Intel Gallops Up Cedar Trail
Intel has confidence that the netbook market is viable, and its new Cedar Trail processors were developed with that in mind. Because they are always on and always connected, the new processors "bring more of a smartphone-like experience where the consumer doesn't have to wait for the device to find connectivity and refresh data," said company spokesperson Mark Miller.
Dec 29, 2011 5:00 AM PT
Intel announced its third-generation Atom mobile processor-based platform, code-named "Cedar Trail," on Wednesday.
It consists of two dual-core mobile processors, the N2600 and N2800, and two others, the D2500 and D2700, that target entry-level desktop and other solutions.
The platform introduces new features such as Intel Wireless Music and Intel Wireless Display, which let users stream media to TVs and home speakers, respectively.
These features "are new to the netbook platform," Intel spokesperson Mark Miller told TechNewsWorld. They "enhance online services such as Netflix for media or Pandora for music."
Another new feature is Intel Smart Connect Technology, which automatically launches an Internet connection as soon as a user opens a netbook, and allows for automatic updates to email, Twitter and RSS feed, even while the netbook is in sleep mode.
The Cedar Trail platform is part of Intel's drive into the mobile arena. However, there's some uncertainty over the prospects for Cedar Trail devices, given that tablets are threatening netbooks.
"Netbooks are compact devices that deliver basic computing needs and access to the Internet at affordable prices," said Miller. "Intel believes there is a strong market for these devices, and we are seeing their popularity increase globally in places such as Latin America, Southeast Asia and Eastern Europe."
The Cedar Trail Platform
Cedar Trail processors have a dedicated media engine that enables full 1080p high-definition playback of videos and Blu-ray content. They include additional digital display and output options such as HDMI and DisplayPort.
The processors are integrated with an Intel Graphics Media Accelerator 3600 or 3650, and they have an integrated memory controller for improved graphics performance.
Because they are always on and always connected, the new processors "bring more of a smartphone-like experience where the consumer doesn't have to wait for the device to find connectivity and refresh data," Intel's Miller said.
Cedar Trail processors offer up to 10 hours of battery life and weeks of standby. Power consumption has been reduced by up to 20 percent over the platform's predecessor.
"Intel did two things -- it improved battery life to around 10 hours, which is very presentable, and [built in support for] HD playback, which makes a netbook a usable solution if somebody is using it not just to do Web surfing and email but to play movies and stream Netflix," Charles King, principal analyst at Pund-IT, pointed out.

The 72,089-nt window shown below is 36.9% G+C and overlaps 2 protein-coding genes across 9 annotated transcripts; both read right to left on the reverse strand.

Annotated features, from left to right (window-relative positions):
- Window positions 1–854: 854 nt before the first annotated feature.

The Cedar Trail processors support Windows, MeeGo and Tizen, an open source mobile operating system based on Linux.
No Threat to Security
The always-on, always-connected feature and automatic email, RSS feed and Twitter updates don't increase threats to system security.
"Like any system that comes out of sleep, you can set it up to require a password," King told TechNewsWorld. "I wouldn't say that it couldn't be cracked, but I haven't heard of any instances where it has been."
Success at Last?
The Cedar Trail platform has been dogged by reports that its launch was delayed twice this year -- in September and then in November. Reasons for the delay ranged from driver incompatibility to Intel outsourcing the platform's graphics processing unit (GPU).
"Kicking back the delivery date by a month and then by another month is not unheard of," Pund-It's King said, noting that "this becomes more of an issue when companies ... delay chip launches by half a year or one year."
Acer, Asus, HP, Lenovo, Samsung and Toshiba will unveil systems based on the Cedar Trail platform early next year.
An ASUS netbook powered by Cedar Trail was demoed at Computex in Tapei in June.
What About The Market?
There's no doubt that the netbook market is in trouble. More than 13 million media tablets were shipped in Q2 2011 compared to just a little more than 7 million netbooks, ABI Research said. This is the first time media tablet shipments exceeded those of netbooks.
Don't count out the netbooks just yet, though.
"The netbook market is certainly under siege, but there are some odd corners of the market that are still doing pretty well," Pund-IT's King remarked. "Education is an interesting spot."
Netbooks and tablets will coexist and serve different market segments and different user needs, Intel's Miller said, "spanning a wide range of system price points."